Is orthopedics more competitive today than when my attending matched? An analysis of National Resident Matching Program data for orthopedic PGY1 applicants from 1984 to 2011.

Karnes JM, Mayerson JL, Scharschmidt TJ
J Surg Educ 71 530-42 07/01/2014

Abstract

OBJECTIVE: This study evaluated supply and demand trends for orthopedic postgraduate year 1 (PGY1) positions from 1984 to 2011 for the purpose of estimating national intercandidate competition over time.

DESIGN: National Resident Matching Program (NRMP) data for orthopedic surgery from 1984 to 2011 were collected. Proxy variables including (total number of orthopedic applicants/number of orthopedic PGY1 positions), (number of US senior applicants to orthopedics/number of orthopedic PGY1 positions), (number of US seniors matching into orthopedics/number of US senior orthopedic applicants), (total number of matched orthopedic applicants/total number of orthopedic applicants), and (total number of US applicants who fail to match into orthopedics/total number of US senior applicants into orthopedics) as well as average United States Medical Licensing Examination Step 1 scores were used to gauge the level of competition between candidates and were compared over time.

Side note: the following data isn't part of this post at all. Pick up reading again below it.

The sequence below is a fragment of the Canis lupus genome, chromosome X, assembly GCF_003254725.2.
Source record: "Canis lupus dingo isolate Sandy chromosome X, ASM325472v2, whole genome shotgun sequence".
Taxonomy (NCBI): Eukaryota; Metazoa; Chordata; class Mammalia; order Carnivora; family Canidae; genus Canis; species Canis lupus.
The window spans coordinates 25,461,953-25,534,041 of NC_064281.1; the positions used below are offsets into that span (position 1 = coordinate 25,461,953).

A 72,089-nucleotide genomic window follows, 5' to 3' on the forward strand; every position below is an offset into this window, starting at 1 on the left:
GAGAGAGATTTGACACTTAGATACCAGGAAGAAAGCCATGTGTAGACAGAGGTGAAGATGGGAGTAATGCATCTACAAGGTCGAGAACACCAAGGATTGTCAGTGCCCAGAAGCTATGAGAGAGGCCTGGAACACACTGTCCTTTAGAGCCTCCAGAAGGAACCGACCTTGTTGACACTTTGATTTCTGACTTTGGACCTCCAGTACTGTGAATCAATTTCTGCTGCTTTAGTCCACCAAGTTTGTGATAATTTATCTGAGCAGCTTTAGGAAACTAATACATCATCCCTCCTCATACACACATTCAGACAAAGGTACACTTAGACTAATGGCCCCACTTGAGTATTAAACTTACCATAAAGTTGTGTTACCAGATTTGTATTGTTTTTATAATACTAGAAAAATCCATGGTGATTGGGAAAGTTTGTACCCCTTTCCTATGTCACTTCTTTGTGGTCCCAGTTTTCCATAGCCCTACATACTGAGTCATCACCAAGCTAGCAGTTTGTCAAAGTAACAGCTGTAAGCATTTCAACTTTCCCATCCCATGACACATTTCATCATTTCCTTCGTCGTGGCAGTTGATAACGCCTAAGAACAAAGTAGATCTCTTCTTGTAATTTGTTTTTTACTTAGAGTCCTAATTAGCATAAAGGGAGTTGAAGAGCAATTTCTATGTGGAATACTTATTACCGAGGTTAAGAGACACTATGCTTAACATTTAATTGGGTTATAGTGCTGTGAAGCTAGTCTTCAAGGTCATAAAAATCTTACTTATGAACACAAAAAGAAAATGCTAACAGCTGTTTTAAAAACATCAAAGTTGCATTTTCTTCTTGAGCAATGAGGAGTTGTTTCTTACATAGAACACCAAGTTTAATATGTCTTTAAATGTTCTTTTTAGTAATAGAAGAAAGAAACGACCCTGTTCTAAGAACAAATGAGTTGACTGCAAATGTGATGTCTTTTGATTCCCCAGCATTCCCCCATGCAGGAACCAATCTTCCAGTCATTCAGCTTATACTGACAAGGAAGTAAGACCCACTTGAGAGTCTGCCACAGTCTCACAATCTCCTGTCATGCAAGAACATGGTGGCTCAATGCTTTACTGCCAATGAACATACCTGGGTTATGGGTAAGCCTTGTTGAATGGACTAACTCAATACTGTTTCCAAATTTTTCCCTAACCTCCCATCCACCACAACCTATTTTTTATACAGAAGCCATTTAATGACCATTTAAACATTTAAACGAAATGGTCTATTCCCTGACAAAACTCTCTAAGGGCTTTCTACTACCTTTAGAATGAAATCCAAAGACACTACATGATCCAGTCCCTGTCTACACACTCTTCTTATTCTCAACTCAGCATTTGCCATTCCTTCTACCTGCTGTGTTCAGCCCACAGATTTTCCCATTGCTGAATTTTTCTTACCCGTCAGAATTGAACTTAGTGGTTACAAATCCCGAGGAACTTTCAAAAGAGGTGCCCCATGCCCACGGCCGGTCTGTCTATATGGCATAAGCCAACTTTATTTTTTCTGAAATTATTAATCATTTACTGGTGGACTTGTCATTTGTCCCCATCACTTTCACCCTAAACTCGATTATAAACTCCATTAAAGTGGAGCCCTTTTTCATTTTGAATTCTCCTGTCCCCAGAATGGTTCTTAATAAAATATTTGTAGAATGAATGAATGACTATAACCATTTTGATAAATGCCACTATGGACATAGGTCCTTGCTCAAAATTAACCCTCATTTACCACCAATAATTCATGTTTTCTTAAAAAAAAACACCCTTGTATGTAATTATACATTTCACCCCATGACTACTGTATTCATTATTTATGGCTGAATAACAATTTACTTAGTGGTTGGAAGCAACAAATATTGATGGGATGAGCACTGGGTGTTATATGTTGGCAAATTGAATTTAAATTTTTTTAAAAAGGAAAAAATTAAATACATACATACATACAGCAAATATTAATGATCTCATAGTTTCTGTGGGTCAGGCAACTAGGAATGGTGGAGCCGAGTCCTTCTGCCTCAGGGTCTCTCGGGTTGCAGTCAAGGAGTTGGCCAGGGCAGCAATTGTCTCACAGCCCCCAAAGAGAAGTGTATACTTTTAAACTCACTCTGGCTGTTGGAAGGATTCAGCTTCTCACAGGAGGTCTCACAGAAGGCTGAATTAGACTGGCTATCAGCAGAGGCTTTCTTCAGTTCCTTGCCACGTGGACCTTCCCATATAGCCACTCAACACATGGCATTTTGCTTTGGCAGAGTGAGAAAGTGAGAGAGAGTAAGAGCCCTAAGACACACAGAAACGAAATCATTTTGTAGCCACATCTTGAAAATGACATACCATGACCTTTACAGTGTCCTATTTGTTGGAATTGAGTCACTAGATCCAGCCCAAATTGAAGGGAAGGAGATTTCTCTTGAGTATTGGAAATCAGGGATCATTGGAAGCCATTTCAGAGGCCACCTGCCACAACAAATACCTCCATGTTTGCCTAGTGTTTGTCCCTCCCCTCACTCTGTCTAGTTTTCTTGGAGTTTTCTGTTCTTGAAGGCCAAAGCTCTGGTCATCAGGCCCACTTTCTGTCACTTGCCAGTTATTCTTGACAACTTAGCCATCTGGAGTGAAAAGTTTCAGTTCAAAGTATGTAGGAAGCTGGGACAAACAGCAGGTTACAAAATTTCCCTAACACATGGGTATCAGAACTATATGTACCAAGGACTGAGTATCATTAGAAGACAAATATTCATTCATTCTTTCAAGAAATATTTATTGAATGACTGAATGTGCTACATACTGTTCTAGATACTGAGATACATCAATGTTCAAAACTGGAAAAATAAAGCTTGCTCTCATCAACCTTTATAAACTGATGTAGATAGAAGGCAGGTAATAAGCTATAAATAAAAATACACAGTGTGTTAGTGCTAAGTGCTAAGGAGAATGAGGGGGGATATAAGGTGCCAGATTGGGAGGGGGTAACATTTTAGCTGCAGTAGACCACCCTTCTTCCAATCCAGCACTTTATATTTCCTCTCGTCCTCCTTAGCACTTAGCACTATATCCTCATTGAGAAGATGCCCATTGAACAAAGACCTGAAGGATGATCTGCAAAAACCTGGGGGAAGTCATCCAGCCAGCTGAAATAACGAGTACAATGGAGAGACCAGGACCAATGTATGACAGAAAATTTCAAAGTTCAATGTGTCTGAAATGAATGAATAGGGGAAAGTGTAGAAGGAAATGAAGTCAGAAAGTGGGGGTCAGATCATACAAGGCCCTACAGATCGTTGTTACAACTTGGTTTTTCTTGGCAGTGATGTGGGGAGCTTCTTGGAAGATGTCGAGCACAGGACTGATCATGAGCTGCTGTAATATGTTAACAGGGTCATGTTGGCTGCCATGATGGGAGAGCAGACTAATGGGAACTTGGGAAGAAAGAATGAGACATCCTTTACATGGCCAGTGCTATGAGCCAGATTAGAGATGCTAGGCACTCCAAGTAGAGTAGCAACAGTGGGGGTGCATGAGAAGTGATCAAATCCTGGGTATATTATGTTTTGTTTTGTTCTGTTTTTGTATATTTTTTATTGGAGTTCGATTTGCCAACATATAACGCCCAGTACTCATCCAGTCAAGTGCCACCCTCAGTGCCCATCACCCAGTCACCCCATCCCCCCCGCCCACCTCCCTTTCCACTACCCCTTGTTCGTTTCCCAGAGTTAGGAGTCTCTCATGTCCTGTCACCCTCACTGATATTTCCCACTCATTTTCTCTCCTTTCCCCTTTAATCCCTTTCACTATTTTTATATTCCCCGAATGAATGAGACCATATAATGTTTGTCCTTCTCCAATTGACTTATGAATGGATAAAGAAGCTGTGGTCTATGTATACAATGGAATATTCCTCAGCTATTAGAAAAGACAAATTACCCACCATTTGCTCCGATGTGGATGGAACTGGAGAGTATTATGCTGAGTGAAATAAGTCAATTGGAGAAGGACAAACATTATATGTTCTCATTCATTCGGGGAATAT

SETTING: Academic medical center in the Midwestern United States.

PARTICIPANTS: Medical professors and medical students.

RESULTS: The NRMP data suggested that the number of positions per applicant decreased or remained stable since 1984 and that the percentage of applicants who did not match was no higher now than in the past. This finding was primarily because of the relative decrease in the ratio of applicants to available PGY1 positions, which stems from the number of positions increasing more rapidly than the number of applicants.

CONCLUSIONS: The NRMP data from 1984 to 2011 supported our hypothesis that intercandidate competition intensity for orthopedic PGY1 positions has not increased over time. The misconception that orthopedics is becoming more competitive likely arises from the increased number of applications submitted per candidate and the resulting relative importance placed on objective criteria such as United States Medical Licensing Examination Step 1 scores when programs select interview cohorts.

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